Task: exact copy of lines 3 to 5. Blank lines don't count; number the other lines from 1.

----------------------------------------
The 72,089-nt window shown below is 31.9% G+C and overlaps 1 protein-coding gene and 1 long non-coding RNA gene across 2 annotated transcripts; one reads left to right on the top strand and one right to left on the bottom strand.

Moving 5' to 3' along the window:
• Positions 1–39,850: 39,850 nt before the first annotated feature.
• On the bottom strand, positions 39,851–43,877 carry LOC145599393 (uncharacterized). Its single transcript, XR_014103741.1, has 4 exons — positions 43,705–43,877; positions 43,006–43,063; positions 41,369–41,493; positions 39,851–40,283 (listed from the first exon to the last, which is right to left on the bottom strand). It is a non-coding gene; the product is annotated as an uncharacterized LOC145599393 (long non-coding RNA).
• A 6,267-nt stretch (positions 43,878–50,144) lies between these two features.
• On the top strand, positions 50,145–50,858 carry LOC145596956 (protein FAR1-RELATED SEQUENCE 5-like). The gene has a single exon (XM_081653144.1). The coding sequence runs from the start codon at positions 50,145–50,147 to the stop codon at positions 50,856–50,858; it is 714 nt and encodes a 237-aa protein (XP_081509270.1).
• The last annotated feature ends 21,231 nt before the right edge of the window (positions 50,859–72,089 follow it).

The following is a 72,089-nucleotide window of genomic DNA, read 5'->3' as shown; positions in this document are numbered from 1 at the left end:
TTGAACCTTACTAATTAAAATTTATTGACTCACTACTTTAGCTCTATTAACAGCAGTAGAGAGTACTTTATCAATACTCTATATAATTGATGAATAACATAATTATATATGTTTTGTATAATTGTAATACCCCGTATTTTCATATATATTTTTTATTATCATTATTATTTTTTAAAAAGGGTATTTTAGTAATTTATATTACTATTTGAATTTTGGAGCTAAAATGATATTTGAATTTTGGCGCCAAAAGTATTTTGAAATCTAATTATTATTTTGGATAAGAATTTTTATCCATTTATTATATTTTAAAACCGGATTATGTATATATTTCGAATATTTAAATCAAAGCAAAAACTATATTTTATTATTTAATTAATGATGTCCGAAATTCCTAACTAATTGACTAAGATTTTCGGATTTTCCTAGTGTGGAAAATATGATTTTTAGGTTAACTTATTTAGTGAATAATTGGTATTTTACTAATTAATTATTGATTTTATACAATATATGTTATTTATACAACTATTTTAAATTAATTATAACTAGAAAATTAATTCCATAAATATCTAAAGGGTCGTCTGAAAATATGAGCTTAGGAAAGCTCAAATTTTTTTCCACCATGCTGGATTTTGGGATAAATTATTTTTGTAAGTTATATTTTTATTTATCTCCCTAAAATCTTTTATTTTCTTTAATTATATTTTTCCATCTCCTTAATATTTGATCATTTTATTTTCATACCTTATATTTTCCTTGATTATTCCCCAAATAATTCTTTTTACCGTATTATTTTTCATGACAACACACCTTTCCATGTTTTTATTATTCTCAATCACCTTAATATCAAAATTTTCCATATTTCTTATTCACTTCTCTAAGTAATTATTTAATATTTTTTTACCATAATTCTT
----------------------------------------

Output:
• Positions 1–39,850: 39,850 nt before the first annotated feature.
• On the bottom strand, positions 39,851–43,877 carry LOC145599393 (uncharacterized). Its single transcript, XR_014103741.1, has 4 exons — positions 43,705–43,877; positions 43,006–43,063; positions 41,369–41,493; positions 39,851–40,283 (listed from the first exon to the last, which is right to left on the bottom strand). It is a non-coding gene; the product is annotated as an uncharacterized LOC145599393 (long non-coding RNA).
• A 6,267-nt stretch (positions 43,878–50,144) lies between these two features.